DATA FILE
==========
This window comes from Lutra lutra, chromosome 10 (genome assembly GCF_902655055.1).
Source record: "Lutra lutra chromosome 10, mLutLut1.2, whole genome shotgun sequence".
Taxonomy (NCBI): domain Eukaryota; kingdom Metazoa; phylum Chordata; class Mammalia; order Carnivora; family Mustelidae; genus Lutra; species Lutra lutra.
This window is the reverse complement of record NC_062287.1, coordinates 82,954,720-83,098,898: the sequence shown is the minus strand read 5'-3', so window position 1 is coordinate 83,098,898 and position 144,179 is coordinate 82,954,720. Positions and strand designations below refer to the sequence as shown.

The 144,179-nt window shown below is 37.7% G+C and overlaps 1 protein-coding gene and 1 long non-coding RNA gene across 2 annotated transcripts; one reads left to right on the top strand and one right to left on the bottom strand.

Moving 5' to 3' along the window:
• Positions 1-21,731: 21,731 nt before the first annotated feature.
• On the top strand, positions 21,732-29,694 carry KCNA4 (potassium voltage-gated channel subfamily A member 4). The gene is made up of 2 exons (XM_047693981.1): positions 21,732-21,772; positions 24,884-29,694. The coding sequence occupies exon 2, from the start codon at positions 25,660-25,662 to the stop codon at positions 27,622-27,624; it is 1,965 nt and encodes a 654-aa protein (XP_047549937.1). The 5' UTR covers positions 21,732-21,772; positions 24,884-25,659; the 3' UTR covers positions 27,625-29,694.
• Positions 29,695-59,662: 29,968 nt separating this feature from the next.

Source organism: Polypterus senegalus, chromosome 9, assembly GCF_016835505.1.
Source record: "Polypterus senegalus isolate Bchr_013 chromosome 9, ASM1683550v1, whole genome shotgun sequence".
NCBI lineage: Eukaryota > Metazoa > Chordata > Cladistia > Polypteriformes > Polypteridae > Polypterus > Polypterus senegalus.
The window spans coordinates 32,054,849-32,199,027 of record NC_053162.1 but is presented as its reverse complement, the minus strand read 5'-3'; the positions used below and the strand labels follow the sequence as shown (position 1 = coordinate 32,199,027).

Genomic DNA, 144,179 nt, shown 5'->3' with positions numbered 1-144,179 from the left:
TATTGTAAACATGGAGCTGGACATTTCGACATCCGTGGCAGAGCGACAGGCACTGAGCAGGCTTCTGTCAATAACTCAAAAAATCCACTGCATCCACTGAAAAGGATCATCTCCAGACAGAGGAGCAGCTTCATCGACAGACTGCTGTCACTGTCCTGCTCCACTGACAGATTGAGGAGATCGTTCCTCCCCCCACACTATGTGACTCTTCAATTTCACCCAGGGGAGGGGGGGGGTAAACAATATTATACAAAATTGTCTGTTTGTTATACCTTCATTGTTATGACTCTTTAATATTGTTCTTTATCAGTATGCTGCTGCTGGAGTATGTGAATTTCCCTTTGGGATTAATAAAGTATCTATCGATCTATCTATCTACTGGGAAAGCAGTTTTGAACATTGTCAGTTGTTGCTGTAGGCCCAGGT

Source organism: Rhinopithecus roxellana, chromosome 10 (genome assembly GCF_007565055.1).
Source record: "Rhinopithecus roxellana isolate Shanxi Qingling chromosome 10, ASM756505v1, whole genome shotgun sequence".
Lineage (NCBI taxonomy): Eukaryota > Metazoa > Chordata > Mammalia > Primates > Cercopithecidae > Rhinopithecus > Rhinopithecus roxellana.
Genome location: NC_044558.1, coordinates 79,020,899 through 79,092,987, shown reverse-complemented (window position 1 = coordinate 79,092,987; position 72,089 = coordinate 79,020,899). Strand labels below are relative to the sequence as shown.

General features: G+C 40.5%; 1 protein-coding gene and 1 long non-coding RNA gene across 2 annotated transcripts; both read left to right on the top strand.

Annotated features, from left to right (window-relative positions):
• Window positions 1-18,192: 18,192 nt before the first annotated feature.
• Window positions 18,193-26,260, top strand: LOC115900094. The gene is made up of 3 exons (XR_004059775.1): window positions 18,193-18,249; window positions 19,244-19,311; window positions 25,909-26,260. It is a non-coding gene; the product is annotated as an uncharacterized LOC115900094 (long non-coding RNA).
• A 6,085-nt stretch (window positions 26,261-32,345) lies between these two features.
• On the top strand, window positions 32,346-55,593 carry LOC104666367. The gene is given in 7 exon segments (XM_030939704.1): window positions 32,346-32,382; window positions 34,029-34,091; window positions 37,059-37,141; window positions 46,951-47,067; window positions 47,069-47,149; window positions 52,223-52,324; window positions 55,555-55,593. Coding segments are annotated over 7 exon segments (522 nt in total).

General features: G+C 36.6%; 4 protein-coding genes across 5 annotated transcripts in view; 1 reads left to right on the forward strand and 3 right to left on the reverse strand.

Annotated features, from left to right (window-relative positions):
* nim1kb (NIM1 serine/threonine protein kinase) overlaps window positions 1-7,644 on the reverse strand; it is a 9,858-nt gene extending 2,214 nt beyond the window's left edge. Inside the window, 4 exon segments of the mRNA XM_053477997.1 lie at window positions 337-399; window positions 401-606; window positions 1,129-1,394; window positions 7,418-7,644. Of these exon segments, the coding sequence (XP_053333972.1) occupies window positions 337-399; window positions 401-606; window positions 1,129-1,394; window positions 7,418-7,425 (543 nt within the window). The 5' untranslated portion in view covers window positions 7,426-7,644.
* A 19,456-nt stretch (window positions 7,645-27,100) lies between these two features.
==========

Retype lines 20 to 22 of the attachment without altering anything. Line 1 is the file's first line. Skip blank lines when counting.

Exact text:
General features: G+C 40.5%; 1 protein-coding gene and 1 long non-coding RNA gene across 2 annotated transcripts; both read left to right on the top strand.

Annotated features, from left to right (window-relative positions):
• Window positions 1-18,192: 18,192 nt before the first annotated feature.